Also, look at his ordinariness. He is a fairly plain, average looking guy dressed in very average garb.
It also speaks to the essence of the gospel, communicating to each person their eternal value to God.
Thursday, October 19, 2006
A friend gave me this album. I love it! It has a little bit of a country flavor, but still remains typical Jimmy Buffett.
The first track "Bama Breeze" is a song that is both fun and sad at the same time, as it reminisces about a bar. In the video it was damaged by Hurricane Katrina.
My favorite song is the sixth track, which is all about in-betweenness. It is called Nothin' But a Breeze.
Buffett has two songs that give some thought to the end of time and the end of things. The first is Regaebilly Hill, which sounds a lot like a calypso version of the I Have a Dream Speech and Flannery O'Connor's short story REVELATION. The second is more about an eternal party with dancing and New Orleans Jazz. It is called Silver Wings.
A couple of weeks ago I received a generous gift of CDs to listen to from a friend of a friend of mine. I have not gotten to all the songs and the music, but one album I have played over and over. That album is the John Mayer’s Continuum album. One song that caught my ear was the first track on the album called “Waiting on the World to Change”.
The character in this story in the song, according to several interviews with John Mayer, is trying to explain why his generation seems apathetic toward most efforts to make this world a better place. As the song says, “we see everything with the world and those who lead it, we just feel like we don’t have the means to rise above and beat it.”
The solution that the character in the song offers is simply waiting until some time in the future when the world is a better place and making a change seems easier. He suggests that this may happen as the older generation of leaders passes away and younger generations are able to more easily transition into places of influence and do the right thing.
The Bible suggests a less withdrawn position toward the world around us. It challenges us to remember that God can use us to make a difference while we are still young (I Timothy 4:12). Jesus told us to be the “light of the world” (Matthew 5:14), and to be “the salt of the earth” (Matthew 5:13). Jesus told us that God loves the world (John 3:16), and that he is sending us into the world on his behalf (John 17:8). He tells us not to fear the evil in the world as we go to make a difference because he has overcome the world (John 16:33).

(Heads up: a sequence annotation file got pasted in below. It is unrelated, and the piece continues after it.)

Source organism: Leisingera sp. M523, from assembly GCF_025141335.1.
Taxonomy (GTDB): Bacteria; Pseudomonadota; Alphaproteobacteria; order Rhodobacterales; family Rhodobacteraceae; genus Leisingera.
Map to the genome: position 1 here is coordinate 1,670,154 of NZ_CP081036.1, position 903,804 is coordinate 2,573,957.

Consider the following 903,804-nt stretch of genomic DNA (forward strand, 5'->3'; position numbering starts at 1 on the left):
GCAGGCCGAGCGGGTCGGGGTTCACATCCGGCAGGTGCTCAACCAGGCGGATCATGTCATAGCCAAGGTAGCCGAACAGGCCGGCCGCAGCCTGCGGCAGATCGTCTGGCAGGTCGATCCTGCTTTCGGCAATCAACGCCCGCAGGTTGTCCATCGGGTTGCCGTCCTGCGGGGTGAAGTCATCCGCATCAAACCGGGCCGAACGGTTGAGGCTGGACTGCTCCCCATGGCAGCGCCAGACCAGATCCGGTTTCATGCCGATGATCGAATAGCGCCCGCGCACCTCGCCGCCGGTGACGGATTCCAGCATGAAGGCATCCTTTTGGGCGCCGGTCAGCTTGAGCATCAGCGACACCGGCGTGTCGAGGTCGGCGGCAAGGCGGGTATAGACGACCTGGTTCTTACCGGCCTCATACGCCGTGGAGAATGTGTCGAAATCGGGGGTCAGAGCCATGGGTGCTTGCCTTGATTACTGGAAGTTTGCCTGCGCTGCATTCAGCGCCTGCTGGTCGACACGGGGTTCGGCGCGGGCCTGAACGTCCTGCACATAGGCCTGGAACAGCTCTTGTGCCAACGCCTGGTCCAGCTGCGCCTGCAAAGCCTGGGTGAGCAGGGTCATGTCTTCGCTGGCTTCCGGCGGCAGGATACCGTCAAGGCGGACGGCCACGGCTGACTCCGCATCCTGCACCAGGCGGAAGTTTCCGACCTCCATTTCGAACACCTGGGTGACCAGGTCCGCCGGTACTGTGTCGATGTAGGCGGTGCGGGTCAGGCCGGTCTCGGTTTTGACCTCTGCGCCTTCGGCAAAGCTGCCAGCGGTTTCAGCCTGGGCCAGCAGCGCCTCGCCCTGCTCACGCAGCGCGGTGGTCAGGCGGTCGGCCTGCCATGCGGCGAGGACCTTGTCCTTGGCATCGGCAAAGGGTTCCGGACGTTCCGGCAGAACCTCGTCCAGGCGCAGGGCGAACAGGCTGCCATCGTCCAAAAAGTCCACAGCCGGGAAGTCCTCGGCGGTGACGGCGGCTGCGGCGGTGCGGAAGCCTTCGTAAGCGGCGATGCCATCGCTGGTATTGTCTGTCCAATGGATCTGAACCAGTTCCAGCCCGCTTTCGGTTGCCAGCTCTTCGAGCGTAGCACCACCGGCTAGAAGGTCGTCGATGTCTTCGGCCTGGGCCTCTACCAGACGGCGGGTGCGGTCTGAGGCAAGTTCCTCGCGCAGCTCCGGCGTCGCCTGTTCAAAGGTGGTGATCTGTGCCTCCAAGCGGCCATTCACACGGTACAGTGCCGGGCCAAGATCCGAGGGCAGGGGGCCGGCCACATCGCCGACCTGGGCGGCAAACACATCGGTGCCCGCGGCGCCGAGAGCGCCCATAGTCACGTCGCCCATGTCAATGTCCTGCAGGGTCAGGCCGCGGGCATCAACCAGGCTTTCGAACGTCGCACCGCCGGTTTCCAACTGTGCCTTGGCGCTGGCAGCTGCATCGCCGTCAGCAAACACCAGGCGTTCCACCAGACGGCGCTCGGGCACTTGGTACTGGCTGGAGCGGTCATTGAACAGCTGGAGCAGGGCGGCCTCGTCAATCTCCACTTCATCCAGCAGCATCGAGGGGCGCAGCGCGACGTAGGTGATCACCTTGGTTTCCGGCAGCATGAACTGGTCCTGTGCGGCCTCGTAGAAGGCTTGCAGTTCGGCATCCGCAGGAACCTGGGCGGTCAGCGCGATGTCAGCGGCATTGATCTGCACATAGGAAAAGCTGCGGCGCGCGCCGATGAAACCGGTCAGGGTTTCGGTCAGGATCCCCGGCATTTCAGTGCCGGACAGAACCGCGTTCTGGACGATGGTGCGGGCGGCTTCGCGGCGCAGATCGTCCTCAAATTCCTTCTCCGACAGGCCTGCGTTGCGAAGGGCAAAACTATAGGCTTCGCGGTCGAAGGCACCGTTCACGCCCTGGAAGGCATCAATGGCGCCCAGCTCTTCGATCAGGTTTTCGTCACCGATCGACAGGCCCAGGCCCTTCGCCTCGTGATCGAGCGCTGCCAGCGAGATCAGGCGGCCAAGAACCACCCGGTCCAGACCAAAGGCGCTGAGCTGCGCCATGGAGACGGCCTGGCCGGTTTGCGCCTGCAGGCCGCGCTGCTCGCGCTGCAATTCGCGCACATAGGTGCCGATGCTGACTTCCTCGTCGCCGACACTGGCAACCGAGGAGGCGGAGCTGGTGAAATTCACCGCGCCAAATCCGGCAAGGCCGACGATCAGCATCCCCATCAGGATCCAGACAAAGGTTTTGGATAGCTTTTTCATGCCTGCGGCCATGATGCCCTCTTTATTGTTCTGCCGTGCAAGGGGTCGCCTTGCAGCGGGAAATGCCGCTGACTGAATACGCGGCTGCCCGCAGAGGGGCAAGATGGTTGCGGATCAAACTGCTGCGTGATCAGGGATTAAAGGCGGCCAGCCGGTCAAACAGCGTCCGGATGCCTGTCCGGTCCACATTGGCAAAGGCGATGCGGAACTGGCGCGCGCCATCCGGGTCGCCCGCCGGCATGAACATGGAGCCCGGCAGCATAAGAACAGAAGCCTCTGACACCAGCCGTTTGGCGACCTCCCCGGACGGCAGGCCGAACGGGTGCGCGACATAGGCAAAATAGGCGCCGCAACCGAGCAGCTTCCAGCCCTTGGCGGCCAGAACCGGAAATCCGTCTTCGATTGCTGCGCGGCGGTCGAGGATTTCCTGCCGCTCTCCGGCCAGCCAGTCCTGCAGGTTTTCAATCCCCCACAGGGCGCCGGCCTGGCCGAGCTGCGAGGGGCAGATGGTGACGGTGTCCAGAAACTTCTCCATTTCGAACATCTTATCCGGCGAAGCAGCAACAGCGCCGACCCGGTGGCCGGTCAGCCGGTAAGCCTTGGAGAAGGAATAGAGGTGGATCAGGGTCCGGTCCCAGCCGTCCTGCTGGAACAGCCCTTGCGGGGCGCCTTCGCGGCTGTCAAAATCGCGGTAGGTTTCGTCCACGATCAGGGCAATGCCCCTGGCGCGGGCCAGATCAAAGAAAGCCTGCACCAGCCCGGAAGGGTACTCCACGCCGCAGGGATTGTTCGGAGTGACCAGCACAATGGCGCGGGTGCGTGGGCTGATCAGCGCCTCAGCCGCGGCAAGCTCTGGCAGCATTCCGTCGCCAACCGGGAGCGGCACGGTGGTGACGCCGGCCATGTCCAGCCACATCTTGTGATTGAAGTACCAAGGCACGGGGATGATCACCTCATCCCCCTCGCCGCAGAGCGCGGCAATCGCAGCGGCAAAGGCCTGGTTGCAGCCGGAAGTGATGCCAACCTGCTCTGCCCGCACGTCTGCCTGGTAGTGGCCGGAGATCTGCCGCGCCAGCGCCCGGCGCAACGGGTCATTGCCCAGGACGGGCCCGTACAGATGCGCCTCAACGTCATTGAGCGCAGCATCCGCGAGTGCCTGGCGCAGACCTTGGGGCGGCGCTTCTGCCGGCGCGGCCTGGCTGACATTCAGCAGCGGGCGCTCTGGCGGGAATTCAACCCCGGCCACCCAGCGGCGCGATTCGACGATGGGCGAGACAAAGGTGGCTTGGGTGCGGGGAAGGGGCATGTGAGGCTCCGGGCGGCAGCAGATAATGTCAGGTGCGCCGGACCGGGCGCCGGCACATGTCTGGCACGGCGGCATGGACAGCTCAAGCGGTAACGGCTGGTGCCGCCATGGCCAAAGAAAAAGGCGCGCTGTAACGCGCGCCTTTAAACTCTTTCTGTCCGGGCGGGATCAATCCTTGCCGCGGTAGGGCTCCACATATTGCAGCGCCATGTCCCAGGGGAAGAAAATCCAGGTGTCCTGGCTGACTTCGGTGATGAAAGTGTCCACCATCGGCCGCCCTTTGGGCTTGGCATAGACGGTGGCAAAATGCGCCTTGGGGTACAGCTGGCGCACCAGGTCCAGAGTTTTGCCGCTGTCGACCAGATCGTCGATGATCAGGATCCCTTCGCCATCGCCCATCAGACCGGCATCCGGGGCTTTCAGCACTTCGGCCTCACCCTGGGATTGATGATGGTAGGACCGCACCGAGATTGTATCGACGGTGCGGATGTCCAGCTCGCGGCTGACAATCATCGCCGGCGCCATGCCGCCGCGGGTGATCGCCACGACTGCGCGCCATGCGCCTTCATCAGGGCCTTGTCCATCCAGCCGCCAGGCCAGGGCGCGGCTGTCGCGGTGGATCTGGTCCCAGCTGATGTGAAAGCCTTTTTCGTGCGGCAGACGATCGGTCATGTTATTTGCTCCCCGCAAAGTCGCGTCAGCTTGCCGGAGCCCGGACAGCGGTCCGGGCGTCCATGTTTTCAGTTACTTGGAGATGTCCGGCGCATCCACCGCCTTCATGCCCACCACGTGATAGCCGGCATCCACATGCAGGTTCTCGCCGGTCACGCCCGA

From early on, I have always seen my ministry in churches as having two missions. One mission is to do the administration, outreach, discipleship and ministry tasks that the church has asked me to do. The other was to use whatever influence I have to foster healthy transformation of churches so that they can be more engaged with and active in the world around them. When I shared this with a denominational executive when I was in an interview in seminary, he told me that I needed to have courage to make one change in myself for every change I was asking the church to make. I took that advice to heart. And although I am not perfect, I hope that people can see that I am a person that allows the Holy Spirit to grow me, however slow that may be.
What change do you want to see in the world? Do you wish people were better mannered in public? Go out of your way to be courteous to others! Do you want to see more young people in church? Make yourself more open to working with young people! Do you want to see a loved one be more connected to God? Become more connected to God through prayer yourself.